On-chip debug (OCD) interfaces can provide chip-level control of a target device and are a primary vector used by engineers, researchers, and hackers to extract program code or data, modify memory contents, or affect device operation on the fly. Depending on the complexity of the target device, manually locating available OCD connections can be a difficult and time-consuming task, sometimes requiring physical destruction or modification of the device.
Designed by Grand Idea Studio, JTAGulator is an open-source hardware tool that assists in identifying OCD connections from test points, vias, or component pads on a target device. It also could be used as a simple logic analyzer or as a development system for the Parallax Propeller microcontroller that is on the board.
The JTAGulator is powered from the host computer's USB port and uses an industry-standard FTDI FT232RL device to provide the USB connectivity. The device will appear as a Virtual COM port and will have a COM port number automatically assigned to it. All communication is 115200 bps, 8 data bits, no parity, 1 stop bit. Use a terminal program (e.g. HyperTerminal, PuTTY, CoolTerm, picocom, or screen) to communicate with the JTAGulator.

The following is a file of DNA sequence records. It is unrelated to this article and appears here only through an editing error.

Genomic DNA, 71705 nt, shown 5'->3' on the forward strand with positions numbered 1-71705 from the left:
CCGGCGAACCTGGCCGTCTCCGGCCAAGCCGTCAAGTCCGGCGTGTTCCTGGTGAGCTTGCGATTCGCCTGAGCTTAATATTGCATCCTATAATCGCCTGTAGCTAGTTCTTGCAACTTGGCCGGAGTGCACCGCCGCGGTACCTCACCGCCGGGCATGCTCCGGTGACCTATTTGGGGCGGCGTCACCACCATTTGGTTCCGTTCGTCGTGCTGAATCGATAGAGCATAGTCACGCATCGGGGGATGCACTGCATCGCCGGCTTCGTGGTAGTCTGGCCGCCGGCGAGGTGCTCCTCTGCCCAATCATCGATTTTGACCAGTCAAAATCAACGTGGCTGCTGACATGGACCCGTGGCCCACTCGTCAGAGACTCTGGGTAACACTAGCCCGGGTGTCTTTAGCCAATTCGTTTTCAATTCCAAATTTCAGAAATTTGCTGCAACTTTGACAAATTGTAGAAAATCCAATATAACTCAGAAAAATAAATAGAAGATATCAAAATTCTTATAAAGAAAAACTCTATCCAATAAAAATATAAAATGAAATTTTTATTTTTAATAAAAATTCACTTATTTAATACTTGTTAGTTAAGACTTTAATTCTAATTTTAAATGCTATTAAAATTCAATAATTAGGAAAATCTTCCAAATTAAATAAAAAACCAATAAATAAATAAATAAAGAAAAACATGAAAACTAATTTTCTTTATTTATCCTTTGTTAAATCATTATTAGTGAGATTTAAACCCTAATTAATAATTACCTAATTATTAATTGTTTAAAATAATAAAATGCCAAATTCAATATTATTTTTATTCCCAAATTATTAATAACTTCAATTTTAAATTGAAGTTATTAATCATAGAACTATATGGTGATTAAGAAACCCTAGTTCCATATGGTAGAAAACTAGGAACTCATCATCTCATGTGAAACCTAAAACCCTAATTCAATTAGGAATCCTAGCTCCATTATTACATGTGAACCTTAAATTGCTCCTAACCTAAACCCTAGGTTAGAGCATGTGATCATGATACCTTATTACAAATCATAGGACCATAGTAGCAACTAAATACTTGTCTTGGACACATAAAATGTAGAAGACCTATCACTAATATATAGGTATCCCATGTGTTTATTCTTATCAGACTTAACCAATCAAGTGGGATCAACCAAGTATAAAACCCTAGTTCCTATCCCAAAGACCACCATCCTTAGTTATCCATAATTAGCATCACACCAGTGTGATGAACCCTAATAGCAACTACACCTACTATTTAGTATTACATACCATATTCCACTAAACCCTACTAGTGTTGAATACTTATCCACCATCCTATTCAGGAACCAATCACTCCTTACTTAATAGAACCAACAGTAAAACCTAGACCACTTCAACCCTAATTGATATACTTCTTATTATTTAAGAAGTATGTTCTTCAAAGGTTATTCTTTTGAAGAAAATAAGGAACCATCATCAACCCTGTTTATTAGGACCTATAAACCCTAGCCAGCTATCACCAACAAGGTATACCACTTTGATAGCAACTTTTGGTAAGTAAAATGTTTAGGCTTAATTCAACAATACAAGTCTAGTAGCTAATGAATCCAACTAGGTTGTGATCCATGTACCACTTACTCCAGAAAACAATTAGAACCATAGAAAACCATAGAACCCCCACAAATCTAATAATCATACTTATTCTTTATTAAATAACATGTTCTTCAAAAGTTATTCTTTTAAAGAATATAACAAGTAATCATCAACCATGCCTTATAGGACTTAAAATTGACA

Attach the target's points to the JTAGulator using the screw-in terminal blocks or via the 2×5 male headers, starting at CH0 and incrementing sequentially as needed. Ensure there is a shared GND connection between the JTAGulator and target board. VADJ should not be connected to the target board (it is made available on the headers for testing and future use).
On-Chip Debug Interface Board Features
- 24 I/O channels with input protection circuitry
- Adjustable target voltage: 1.2V to 3.3V
- Supported target interfaces (as of firmware v1.1): JTAG/IEEE 1149.1, UART/asynchronous serial
- USB interface for direct connection to host computer (PC, Macintosh, or *nix)
Note: Proper use of this tool requires basic electronics knowledge. To avoid damage to the JTAGulator or target circuitry, please take care to ensure the proper target voltage level is set. Some on-chip debug interfaces may not be detectable if password protection or other security mechanisms are implemented.
On-Chip Debug Interface Board Resources
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